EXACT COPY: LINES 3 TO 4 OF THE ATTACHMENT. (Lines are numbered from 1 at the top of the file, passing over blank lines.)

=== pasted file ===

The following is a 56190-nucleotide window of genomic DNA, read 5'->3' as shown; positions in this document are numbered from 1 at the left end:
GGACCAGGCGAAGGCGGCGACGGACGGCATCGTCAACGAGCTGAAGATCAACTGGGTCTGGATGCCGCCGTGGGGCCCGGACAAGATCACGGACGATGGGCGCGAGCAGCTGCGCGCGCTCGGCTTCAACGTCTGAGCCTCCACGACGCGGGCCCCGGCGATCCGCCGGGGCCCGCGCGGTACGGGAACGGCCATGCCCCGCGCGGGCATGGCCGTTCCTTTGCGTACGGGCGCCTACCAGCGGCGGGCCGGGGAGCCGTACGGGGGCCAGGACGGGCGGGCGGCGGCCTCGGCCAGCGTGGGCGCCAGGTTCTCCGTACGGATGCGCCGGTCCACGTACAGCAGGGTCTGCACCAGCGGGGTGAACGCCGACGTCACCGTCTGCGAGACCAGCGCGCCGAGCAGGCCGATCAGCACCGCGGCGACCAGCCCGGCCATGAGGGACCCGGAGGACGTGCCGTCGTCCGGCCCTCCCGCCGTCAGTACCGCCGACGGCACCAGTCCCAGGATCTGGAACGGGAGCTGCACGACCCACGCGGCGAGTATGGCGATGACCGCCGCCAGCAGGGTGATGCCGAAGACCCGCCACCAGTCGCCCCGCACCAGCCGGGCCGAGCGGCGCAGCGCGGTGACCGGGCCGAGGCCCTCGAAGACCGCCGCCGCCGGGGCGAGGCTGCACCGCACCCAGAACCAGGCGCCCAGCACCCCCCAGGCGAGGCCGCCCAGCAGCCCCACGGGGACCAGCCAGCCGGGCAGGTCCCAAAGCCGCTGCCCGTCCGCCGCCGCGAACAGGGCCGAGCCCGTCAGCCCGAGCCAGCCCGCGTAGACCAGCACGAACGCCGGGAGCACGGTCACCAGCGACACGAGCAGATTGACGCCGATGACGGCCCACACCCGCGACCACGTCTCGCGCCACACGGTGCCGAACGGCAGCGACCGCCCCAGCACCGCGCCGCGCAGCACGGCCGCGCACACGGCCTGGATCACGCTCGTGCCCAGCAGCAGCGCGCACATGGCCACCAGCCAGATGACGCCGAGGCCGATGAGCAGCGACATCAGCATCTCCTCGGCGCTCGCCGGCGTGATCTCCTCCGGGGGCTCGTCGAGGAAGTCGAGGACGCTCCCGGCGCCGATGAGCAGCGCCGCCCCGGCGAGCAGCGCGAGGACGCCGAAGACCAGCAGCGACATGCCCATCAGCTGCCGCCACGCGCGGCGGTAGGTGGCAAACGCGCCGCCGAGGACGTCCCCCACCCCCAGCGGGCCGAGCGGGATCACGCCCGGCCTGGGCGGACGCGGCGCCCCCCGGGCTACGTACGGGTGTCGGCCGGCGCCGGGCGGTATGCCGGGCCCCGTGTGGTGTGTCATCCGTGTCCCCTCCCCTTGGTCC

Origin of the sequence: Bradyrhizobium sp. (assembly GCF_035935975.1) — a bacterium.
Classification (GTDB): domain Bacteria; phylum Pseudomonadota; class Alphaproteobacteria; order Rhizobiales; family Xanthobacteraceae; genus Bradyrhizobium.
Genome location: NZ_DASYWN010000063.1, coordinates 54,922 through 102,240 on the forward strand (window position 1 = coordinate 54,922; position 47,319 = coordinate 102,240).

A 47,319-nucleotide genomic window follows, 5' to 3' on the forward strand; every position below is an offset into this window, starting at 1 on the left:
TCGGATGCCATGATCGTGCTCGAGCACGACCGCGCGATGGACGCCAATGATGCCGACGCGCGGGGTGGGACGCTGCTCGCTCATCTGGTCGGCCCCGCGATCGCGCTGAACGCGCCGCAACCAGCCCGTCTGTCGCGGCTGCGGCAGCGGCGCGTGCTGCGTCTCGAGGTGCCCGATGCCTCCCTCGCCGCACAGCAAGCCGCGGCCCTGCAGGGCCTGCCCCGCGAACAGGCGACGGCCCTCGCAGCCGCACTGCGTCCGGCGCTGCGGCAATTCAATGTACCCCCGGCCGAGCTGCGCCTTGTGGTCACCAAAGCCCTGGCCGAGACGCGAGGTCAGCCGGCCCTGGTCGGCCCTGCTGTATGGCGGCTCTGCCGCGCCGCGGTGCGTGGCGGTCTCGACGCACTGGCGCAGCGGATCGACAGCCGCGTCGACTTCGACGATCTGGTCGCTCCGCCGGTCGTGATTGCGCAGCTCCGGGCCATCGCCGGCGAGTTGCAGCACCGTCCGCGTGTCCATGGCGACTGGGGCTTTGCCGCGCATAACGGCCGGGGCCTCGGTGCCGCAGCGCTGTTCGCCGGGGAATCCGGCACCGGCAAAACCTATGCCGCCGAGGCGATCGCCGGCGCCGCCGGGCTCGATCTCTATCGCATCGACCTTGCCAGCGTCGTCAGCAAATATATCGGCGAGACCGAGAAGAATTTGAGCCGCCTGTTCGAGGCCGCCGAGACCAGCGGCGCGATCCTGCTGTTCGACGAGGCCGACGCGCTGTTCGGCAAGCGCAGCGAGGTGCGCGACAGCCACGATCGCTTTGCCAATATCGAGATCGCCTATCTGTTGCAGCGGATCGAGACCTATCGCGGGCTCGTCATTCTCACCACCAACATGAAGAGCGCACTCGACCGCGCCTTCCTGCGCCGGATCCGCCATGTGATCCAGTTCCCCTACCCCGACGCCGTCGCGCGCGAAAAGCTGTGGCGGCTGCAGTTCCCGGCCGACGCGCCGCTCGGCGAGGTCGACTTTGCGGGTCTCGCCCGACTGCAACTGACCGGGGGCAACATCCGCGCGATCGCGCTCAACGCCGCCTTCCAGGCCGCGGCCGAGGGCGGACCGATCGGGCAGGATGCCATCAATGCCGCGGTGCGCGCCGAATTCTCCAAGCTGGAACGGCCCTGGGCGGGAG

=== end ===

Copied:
Origin of the sequence: Bradyrhizobium sp. (assembly GCF_035935975.1) — a bacterium.
Classification (GTDB): domain Bacteria; phylum Pseudomonadota; class Alphaproteobacteria; order Rhizobiales; family Xanthobacteraceae; genus Bradyrhizobium.